Friday's news is going to make you wait for it...when it comes to an explanation for the picture above.
The Wall Street Journal takes on pricing and other big-think policies that various authors claim are worsening the drought.
- Those higher food prices Jed wrote about yesterday? Alyssia Finley, assistant editor of OpinionJournal.com, says they're the fault of environmentalists, and higher food prices will be the way the rest of the country will pay for California's "green sanctimony." (WSJ)
- Economist Edward Lazear argues that "government-dictated prices, coupled with restrictions on the transfer of water, have made a bad situation much worse." He takes aim at the state's limitations on water transfers (lifted, he doesn't note; but he argues that pricing distorts the need for transfers anyway). He argues that public agencies that protect environmental conditions with water should pay for the privilege:
Although there may be good reasons to ensure that some fish and wildlife be protected, we should not pretend that this protection is costless. Agencies that divert water for environmental purposes should be required to budget explicitly for the lost revenue associated with the decision to divert it for this purpose, rather than allowing it to be sold at the market price for urban or agricultural use. (WSJ)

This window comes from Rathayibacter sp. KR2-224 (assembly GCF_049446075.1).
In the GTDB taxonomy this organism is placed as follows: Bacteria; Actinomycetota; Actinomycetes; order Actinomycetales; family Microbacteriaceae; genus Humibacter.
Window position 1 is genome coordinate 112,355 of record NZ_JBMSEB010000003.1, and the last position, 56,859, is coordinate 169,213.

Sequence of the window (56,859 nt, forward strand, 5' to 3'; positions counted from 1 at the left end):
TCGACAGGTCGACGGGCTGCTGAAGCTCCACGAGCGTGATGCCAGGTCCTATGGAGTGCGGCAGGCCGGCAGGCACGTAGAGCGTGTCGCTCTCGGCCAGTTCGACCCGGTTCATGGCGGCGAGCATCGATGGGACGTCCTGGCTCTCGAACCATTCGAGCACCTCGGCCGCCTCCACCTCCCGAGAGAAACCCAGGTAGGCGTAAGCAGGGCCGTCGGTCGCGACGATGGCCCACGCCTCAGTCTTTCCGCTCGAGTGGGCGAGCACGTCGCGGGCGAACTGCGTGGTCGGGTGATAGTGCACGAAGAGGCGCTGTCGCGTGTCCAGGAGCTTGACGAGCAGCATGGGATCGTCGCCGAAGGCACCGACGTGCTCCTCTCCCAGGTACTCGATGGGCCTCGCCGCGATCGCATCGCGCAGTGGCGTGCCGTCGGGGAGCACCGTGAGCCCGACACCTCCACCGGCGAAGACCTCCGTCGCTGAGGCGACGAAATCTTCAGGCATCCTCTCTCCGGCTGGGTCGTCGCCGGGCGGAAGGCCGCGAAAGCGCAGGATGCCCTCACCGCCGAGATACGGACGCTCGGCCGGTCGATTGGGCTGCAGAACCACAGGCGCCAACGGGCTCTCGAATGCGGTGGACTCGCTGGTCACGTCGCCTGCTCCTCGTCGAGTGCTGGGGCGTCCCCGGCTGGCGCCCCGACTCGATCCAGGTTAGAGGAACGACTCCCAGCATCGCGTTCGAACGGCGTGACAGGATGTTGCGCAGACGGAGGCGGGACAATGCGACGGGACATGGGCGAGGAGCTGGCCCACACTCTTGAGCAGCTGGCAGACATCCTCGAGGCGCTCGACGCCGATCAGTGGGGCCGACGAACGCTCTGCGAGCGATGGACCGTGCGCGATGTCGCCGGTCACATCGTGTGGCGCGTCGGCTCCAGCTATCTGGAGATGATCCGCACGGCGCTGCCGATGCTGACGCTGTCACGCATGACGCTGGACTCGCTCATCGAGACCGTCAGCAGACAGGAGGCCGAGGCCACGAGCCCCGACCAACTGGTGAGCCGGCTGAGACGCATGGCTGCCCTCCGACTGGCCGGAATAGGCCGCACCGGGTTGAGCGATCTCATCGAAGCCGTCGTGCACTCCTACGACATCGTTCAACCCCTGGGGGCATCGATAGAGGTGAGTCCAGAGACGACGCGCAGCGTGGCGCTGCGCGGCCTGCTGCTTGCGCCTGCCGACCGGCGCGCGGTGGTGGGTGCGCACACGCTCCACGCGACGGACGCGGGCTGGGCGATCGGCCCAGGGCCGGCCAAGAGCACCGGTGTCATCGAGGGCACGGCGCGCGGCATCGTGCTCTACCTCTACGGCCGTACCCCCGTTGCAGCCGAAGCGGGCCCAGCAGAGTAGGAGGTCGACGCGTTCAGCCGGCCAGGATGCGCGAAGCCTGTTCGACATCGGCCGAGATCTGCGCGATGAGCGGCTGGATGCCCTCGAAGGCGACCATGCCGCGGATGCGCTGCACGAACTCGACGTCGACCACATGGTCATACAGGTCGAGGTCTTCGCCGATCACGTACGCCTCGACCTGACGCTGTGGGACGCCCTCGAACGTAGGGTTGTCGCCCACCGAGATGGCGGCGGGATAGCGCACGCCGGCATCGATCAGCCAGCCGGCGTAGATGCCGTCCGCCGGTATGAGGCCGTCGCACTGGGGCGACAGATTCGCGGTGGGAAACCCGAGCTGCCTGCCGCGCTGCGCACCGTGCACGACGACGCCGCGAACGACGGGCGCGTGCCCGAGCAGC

...and he argues that farmers, who might have to pay more for water on a more-open market, should get extra money to help them transition to the free market.
- Cato loves Lazear's arguments, and offers one amendment. Chris Edwards wants the federal government to get out of the water business, and in California, to hand over the Central Valley Project to the state. (Cato)
- In other business news, it's going to be a mixed bag for boat businesses at California recreation areas this summer. They're nervous in Tahoe, but overall expect to benefit from Folsom Lake's bad year. (TradeOnly Today)
- CNN gets into the Firehawk, which is a U.S. Army Black Hawk helicopter with a giant water tank on it. L.A. County owns a few. They're going to be busy this summer, thanks to the drought. (CNN)
- And finally, in a move that reminds me of the time I wanted to name this blog "Hot, Wet, Climate Action," the San Francisco Public Utility Commission has a new, sexy (or is it sexxy?) campaign to conserve water, with words like "QUICKIE" and "DOING IT" popping out of copy alongside minimalist pictures of pieces of water plumbing. My favorite is "DIRTY HANDS" with its faucet shot to look like a piece of anatomy. (SFPUC)
VIDEO: Get paid for doing it nice!
How has your community been affected by the drought (besides getting more suggestive ads about jiggling the toilet handle)? Share your story with a photo on Twitter or Instagram. Tag it #mydrought. For more details on our photo project, click here.